The Oakland A’s and the Baltimore Orioles were the great powers of the American League in the first half of the 1970s, and they met three times in the playoffs. The 1973 ALCS was the second of those times, and what was then a best-of-five series went the distance. Oakland prevailed, en route to a second straight World Series title.
You can read more about the paths the A’s and Orioles took to their respective division titles, and about their key players, at the links below. This article will focus squarely on the games of the 1973 American League Championship Series.
Homefield worked on a rotating basis, and it was the AL East’s turn to open this year. This series would see the first two games played at Baltimore’s old Memorial Stadium, and the balance of the series would be played at Oakland Alameda-County Coliseum.
The Orioles sent Cy Young Award winner and future Hall of Famer Jim Palmer to the mound to face the A’s lefty, Vida Blue in Saturday afternoon’s Game 1. Palmer started a little wild, walking the first two batters he faced, before recovering to strike out the side. And then Baltimore quickly got after Blue.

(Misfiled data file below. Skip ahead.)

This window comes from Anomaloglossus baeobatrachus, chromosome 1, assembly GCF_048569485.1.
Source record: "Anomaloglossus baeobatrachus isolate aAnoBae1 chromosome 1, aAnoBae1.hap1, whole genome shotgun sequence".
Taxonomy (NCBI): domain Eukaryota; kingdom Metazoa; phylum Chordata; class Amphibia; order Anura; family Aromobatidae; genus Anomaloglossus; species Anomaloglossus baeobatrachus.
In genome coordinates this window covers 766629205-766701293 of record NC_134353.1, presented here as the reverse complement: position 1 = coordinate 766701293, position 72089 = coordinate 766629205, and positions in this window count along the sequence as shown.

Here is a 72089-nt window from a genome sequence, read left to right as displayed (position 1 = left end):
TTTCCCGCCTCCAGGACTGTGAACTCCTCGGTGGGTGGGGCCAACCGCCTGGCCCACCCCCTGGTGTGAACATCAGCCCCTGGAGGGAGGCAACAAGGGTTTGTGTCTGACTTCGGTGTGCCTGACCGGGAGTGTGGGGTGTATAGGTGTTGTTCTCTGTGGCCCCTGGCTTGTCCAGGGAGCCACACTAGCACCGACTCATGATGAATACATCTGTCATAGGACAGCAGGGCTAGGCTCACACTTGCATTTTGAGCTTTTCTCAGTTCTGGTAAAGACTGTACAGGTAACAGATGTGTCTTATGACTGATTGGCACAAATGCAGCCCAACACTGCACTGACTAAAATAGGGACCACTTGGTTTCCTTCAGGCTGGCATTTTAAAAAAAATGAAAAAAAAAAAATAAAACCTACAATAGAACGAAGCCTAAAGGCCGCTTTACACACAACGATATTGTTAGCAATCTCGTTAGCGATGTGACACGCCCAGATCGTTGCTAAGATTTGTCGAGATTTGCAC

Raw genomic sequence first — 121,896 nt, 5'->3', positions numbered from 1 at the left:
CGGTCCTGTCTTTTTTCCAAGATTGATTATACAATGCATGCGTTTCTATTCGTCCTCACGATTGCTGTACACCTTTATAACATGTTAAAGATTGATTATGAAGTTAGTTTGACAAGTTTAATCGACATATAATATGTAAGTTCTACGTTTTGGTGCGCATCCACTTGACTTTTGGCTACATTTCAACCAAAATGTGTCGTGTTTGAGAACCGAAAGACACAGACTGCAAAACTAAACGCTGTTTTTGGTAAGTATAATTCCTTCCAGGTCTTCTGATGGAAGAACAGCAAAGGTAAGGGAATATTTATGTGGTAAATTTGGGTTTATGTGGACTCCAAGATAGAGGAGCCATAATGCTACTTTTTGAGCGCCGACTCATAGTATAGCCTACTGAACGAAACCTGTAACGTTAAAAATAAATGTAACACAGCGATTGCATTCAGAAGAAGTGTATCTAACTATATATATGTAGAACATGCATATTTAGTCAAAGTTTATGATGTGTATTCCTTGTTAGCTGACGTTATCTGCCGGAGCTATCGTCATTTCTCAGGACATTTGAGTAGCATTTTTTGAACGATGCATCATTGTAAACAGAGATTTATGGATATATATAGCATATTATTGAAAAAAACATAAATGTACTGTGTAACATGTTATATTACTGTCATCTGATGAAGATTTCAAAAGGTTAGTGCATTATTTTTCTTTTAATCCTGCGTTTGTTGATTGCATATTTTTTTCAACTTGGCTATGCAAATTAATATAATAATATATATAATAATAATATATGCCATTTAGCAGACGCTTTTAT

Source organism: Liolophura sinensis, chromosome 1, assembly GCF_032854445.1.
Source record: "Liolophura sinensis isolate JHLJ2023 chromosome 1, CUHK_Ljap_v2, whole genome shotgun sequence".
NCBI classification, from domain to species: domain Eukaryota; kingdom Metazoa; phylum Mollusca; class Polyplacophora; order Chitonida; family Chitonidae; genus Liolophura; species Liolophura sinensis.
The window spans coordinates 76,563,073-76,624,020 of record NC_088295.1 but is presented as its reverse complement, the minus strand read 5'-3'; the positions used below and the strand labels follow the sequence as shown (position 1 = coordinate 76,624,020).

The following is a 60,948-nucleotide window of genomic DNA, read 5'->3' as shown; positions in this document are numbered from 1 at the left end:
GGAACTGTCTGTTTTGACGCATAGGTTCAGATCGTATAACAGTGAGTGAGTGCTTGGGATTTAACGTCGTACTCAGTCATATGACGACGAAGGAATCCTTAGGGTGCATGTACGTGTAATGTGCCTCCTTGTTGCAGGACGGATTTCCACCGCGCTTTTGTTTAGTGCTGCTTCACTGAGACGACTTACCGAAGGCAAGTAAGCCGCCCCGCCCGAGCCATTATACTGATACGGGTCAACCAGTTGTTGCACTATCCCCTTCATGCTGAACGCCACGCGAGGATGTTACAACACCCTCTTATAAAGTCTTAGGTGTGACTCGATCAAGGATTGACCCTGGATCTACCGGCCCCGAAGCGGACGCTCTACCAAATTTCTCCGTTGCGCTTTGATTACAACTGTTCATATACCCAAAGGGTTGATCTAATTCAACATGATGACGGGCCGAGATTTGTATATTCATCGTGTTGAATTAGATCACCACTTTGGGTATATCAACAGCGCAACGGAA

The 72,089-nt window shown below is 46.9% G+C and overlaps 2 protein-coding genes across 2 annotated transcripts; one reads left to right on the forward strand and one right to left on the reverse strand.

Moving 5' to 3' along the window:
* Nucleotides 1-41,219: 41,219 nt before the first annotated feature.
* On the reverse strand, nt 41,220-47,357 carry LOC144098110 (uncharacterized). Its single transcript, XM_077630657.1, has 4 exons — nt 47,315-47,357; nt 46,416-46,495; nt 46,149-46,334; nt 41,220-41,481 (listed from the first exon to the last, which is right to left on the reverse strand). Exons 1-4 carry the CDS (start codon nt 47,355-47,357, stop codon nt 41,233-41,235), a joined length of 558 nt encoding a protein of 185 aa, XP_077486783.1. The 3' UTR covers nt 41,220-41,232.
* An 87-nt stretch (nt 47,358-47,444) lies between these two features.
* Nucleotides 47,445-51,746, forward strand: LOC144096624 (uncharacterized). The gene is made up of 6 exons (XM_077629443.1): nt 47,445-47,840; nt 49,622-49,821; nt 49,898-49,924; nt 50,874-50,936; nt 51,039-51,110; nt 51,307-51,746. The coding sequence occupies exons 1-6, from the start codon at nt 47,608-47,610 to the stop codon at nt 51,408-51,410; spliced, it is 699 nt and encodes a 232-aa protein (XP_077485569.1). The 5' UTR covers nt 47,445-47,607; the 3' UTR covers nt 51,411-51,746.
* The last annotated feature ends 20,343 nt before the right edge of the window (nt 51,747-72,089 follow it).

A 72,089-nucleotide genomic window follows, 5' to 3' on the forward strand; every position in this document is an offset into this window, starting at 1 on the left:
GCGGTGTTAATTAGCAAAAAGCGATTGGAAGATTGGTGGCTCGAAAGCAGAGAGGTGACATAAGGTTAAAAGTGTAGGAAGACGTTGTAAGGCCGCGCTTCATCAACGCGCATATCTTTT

Merv Rettenmund started the home half of the first by beating out an infield hit. Paul Blair drew a one-out walk. Tommy Davis doubled to score one run and put runners on second and third. Don Baylor worked a walk. With the bases loaded, Blue struck out Brooks Robinson and was on the verge of escaping. But the young catcher, Earl Williams, tagged Blue for a two-run double that made it 3-0 and sent the Oakland start to an early shower. Mark Belanger tacked on an RBI base hit before it was over.
Staked to a 4-0 lead, Palmer settled in and delivered a vintage complete-game five-hitter, striking out 12 along the way. The Oakland bullpen kept Baltimore at bay until late in the game when the Orioles got add-on runs in the seventh and eighth. The final was 6-0.